PROVIDED. Autism is a serious neurodevelopmental disorder characterized by deficits in communication, abnormal social interactions, and rigid or repetitive interests and behaviors. Although there is strong evidence of an important genetic contribution to the cause of autism, the isolation of specific genetic defects that cause autism has been difficult. We plan to pursue two complementary avenues to search for autism susceptibility genes. First, we will conduct linkage analysis on a set of 150 nuclear family units collected and assessed for this project. Ascertained through a proband with autism, immediate and, when available, extended family members will be characterized by a battery of instruments that examine the domains of language ability, social relatedness, and repetitive and rigid/compulsive behavior. Each of these domains has demonstrated heritability, and impariments in these domains are found at increased rates among non-autistic relatives of probands with autism. Our recent genetic linkage study on specific language impairment (SLI) suggests that at least one susceptibility locus is shared between SLI and autism. We plan to calculate the heritability of the items in our test battery in our sample, and select the most heritable for use in linkage analysis. We will use a two-stage design, completing a full 9 cM density genome scan on the first 75 families, genotyping the remaining families at loci producing suggestive linkage results. The entire sample will be used for fine-mapping of any highly suggestive or significant linkage results. The second strategy to search for autism susceptibility genes will be to conduct large-scale association analyses using trios (proband with autism and two parents) from the families collected for this project, as well as the collections from AGRE, the NIMH Human Genetics Initiative samples and the Coriell Autism Resource samples. We anticipate approximately 850 trios will be suitable and available for use. As association methods have power to detect genetic effects that may be poorly detected by linkage, we will use this sample to investigate regions that have demonstrated suggestive linkage to autism or language phenotypes in our work and the work of others.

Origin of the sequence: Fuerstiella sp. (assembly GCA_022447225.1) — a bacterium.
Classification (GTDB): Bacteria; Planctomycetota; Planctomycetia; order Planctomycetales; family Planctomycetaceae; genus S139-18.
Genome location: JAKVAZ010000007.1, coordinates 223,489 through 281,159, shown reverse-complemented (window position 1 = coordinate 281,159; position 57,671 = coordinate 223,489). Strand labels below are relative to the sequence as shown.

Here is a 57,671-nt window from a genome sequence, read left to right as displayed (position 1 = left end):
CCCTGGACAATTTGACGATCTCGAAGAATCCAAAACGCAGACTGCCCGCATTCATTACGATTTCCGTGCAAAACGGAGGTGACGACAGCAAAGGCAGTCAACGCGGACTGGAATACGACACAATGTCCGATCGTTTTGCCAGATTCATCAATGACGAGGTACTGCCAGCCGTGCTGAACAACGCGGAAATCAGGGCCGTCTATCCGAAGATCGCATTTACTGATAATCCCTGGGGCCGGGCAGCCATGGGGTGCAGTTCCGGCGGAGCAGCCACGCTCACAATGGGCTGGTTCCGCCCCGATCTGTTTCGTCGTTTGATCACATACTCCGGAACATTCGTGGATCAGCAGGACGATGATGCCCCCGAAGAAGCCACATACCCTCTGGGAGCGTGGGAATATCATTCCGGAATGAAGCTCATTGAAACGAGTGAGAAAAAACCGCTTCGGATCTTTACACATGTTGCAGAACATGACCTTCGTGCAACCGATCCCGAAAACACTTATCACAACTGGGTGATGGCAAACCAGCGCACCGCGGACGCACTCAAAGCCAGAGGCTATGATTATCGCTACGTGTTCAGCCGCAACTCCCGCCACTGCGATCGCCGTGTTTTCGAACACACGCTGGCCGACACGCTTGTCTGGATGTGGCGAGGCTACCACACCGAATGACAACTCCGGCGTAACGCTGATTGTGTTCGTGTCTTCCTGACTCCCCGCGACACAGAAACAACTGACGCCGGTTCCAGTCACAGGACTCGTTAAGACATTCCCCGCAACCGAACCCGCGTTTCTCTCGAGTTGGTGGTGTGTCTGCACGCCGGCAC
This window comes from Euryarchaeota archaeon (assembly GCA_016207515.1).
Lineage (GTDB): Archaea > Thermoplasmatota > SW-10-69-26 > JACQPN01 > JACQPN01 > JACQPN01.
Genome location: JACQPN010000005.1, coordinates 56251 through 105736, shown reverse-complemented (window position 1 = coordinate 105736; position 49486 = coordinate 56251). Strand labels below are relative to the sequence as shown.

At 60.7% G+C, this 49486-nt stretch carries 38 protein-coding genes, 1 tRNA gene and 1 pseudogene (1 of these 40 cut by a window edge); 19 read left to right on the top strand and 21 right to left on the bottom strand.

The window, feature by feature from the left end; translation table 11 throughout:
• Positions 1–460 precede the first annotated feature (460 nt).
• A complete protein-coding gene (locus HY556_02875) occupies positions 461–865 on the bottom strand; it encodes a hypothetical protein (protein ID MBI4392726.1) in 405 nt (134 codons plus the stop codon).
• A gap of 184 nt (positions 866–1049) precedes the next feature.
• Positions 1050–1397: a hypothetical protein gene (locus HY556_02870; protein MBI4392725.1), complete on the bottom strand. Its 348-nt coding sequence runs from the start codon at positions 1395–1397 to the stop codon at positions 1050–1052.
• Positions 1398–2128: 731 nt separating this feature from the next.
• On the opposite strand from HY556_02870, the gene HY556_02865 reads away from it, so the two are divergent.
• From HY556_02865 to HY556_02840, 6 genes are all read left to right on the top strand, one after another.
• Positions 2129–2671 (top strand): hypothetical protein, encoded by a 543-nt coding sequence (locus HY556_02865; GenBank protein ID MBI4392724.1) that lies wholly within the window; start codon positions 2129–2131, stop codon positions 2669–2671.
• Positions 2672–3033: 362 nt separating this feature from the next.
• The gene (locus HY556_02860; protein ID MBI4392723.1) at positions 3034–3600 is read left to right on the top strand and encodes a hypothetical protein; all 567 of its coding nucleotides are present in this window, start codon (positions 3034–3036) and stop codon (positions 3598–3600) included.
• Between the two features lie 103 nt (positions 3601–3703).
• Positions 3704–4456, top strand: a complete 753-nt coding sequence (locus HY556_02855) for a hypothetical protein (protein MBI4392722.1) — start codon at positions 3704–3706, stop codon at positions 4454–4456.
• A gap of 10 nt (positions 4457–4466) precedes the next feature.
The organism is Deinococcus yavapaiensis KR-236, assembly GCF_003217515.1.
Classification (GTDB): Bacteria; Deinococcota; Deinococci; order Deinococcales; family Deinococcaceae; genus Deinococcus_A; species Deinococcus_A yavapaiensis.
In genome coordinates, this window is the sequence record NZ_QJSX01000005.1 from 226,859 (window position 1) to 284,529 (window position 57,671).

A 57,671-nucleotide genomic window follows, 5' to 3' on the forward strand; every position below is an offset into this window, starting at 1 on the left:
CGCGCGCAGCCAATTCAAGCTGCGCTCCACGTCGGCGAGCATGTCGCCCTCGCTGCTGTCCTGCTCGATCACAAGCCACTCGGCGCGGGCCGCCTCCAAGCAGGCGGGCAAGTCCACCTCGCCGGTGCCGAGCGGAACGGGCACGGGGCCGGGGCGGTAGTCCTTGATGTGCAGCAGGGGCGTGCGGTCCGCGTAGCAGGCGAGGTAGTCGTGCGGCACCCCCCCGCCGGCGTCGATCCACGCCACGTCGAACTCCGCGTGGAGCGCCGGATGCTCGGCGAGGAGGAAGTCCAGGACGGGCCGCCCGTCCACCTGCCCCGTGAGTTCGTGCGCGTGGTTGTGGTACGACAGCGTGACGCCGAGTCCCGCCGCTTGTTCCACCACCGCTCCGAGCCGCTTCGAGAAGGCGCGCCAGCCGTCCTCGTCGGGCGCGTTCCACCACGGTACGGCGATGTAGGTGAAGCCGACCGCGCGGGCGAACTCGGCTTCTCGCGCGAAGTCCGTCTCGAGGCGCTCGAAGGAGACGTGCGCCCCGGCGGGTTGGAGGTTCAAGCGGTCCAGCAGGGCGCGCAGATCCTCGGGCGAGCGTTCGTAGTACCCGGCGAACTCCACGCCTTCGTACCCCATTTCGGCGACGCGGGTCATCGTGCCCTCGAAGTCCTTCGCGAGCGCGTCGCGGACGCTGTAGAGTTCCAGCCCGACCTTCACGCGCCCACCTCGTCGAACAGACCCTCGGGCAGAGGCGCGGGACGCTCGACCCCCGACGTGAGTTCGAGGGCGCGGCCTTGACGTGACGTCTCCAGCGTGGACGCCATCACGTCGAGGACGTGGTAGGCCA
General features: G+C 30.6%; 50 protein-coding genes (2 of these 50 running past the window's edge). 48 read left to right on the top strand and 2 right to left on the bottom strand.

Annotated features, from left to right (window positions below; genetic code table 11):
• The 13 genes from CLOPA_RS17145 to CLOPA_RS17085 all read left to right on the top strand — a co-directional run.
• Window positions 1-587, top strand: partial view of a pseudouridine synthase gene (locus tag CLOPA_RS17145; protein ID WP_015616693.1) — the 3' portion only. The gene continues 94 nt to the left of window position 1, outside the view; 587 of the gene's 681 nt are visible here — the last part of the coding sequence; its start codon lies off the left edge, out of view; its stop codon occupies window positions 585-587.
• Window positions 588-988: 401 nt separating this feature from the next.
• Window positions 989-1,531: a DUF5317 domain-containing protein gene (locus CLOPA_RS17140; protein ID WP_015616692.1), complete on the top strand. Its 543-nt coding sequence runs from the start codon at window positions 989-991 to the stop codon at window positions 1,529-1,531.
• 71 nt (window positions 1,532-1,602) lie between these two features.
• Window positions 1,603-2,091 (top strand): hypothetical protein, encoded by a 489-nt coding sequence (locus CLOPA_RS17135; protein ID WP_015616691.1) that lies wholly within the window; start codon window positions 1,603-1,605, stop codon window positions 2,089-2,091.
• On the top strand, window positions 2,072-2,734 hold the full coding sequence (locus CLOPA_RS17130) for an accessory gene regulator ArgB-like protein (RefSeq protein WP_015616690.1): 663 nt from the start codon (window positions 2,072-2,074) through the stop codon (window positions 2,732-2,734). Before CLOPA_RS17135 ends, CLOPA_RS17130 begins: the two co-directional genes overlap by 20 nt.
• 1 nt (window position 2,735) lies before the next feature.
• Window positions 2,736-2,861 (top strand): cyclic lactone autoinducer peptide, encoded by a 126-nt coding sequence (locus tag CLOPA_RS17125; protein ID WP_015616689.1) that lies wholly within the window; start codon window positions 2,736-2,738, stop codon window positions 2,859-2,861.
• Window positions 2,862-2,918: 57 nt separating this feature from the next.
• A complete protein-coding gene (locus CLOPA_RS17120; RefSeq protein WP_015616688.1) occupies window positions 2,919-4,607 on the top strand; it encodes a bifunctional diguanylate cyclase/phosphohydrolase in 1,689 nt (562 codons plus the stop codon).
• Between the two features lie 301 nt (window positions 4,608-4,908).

|Effective start/end date||9/29/03 → 6/30/09|
- National Institute of Mental Health: $717,892.00
- National Institute of Mental Health: $740,265.00
- National Institute of Mental Health: $740,358.00
- National Institute of Mental Health: $683,685.00
- National Institute of Mental Health: $735,999.00
- Psychiatry and Mental health
Explore the research topics touched on by this project. These labels are generated based on the underlying awards/grants. Together they form a unique fingerprint.